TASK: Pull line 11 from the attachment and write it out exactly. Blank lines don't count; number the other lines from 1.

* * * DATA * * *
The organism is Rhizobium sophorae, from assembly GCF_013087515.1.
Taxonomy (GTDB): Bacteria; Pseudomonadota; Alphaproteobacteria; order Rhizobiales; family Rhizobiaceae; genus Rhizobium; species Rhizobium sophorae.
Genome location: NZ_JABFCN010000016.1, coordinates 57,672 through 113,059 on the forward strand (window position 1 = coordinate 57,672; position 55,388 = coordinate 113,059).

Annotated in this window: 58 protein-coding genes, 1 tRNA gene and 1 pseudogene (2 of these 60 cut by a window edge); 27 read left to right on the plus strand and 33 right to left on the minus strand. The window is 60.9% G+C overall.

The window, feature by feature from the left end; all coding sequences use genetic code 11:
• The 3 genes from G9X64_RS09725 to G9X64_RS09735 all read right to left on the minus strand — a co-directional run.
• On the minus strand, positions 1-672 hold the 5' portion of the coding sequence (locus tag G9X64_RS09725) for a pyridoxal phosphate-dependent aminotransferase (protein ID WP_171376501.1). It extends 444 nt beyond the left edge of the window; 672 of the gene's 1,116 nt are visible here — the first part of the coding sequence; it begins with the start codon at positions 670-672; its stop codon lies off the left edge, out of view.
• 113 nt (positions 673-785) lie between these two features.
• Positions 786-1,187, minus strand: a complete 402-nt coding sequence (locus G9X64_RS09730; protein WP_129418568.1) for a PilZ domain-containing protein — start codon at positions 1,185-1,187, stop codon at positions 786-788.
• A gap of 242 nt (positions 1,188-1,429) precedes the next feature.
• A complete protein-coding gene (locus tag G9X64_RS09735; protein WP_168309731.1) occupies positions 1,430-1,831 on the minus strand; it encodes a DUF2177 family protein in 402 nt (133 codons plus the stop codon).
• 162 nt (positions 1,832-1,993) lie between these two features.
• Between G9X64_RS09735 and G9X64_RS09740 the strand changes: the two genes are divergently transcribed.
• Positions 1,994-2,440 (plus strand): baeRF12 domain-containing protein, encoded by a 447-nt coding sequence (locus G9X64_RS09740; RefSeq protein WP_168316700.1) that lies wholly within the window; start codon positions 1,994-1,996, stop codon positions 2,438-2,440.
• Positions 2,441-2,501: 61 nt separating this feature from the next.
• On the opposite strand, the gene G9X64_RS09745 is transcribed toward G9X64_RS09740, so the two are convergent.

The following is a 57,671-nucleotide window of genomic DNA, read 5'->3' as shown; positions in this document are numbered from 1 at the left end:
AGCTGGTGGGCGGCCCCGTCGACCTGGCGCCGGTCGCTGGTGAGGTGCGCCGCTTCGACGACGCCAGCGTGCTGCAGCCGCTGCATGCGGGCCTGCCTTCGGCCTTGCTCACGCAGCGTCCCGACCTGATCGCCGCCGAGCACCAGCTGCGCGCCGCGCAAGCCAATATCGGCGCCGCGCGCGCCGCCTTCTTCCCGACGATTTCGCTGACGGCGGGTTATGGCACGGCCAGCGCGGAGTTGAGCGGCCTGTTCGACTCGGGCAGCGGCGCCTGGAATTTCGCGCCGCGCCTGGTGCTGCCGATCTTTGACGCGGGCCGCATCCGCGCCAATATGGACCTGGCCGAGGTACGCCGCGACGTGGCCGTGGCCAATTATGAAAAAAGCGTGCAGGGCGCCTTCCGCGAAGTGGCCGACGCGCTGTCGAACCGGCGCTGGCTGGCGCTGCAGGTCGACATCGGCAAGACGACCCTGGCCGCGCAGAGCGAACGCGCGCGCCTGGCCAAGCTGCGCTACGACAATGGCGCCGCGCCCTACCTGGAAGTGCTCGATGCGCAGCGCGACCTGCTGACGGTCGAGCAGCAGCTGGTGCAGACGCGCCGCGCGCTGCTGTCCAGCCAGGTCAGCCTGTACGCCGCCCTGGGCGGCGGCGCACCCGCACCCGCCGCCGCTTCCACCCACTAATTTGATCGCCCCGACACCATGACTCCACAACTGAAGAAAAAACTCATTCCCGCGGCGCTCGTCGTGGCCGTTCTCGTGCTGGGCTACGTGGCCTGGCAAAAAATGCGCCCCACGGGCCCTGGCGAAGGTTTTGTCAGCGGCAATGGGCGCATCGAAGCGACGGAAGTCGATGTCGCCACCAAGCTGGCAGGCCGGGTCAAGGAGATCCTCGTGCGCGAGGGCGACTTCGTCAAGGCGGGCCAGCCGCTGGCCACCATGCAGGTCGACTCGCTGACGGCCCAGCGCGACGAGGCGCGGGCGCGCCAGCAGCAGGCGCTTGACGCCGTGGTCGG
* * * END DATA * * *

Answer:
• A complete protein-coding gene (locus tag G9X64_RS09735; protein WP_168309731.1) occupies positions 1,430-1,831 on the minus strand; it encodes a DUF2177 family protein in 402 nt (133 codons plus the stop codon).